Pressing Play

One of the hard things about being a musician is when people say they love your music, but hardly anyone is willing to take the time to listen to or buy it. It’s very easy to fall into a state of wondering if people are just being polite and wondering what they really think, or if you should even bother releasing new material.

Of course if you’re someone like me, you realize you’re not going to stop making music even if *no one* ever listens to it, so you might as well release it anyway. ‘Course it also means thinking maybe you should stick to pure home brew rather than putting money into fancy studios and shiny discs. The era of digital releases makes it much easier to go low budget in that respect.

I do get some people pressing play (and thank you for that!). Not many, but some. (I’m still 8 listens away from my goal of 30 before I release my next solo. It’s… kind of a low bar). Some of my fellow artists, not so much. Because of that, some great songwriting has been shelved, at least publicly and that makes me sad.

I get that we’re all busy people, and sometimes we see new releases while we’re somewhere we can’t listen. Often we say “oh, I’ll listen to it when I get home.” And by the time we’re home after a stressful day of work and a crappy commute, we’ve forgotten there was something we wanted to listen to at all. Yes, I’m guilty of this too.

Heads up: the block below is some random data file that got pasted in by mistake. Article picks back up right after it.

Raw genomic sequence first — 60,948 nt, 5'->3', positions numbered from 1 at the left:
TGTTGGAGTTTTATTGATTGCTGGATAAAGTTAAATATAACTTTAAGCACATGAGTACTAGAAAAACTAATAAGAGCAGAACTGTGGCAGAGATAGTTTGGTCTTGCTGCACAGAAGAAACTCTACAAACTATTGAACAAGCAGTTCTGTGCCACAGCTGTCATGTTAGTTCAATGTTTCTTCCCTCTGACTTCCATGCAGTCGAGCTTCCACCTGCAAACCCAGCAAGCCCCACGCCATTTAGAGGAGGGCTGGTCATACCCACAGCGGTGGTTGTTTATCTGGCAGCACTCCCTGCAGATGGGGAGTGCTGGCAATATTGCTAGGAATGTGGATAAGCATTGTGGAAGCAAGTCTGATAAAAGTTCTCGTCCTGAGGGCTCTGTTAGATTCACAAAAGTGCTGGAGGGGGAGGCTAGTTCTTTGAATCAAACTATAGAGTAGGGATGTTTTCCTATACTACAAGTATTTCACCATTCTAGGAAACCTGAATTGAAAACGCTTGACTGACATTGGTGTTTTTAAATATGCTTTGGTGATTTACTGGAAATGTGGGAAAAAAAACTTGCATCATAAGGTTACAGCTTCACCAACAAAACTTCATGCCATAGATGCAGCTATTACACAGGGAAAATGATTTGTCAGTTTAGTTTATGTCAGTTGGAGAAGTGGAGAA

All I ask, is that if in your friends circle or among the people you follow someone releases something new… find a way to make yourself remember to go check it out. Put a quick alert in your calendar if you have to. Bookmark the link. Whatever it takes. If you really do love it, if you want it to keep happening, “like” the photos, listen to the music, interact in some small way that shows that art isn’t just being hurled out into a vacuum.

Just because we create because we love it doesn’t mean we put in less time or less effort than working at something we hate. We still like to eat. If we can’t do that with our art, we have to spend more time on a day job and less time creating.

Believe me I understand being broke. Small interactions still give hope that when you can afford to, you might choose to buy a song or a painting or a neat piece of sculpture or clothing. Don’t wait to appreciate something until you can afford to buy it. An art gallery might see 20 sales and hundreds of visitors. Those sales support two things many artists are fond of: eating and sharing beautiful art with the world.

I’m not saying spend your time on something you don’t care about… just if you love what we spend time on, spare us a little time of your own. It really does matter.

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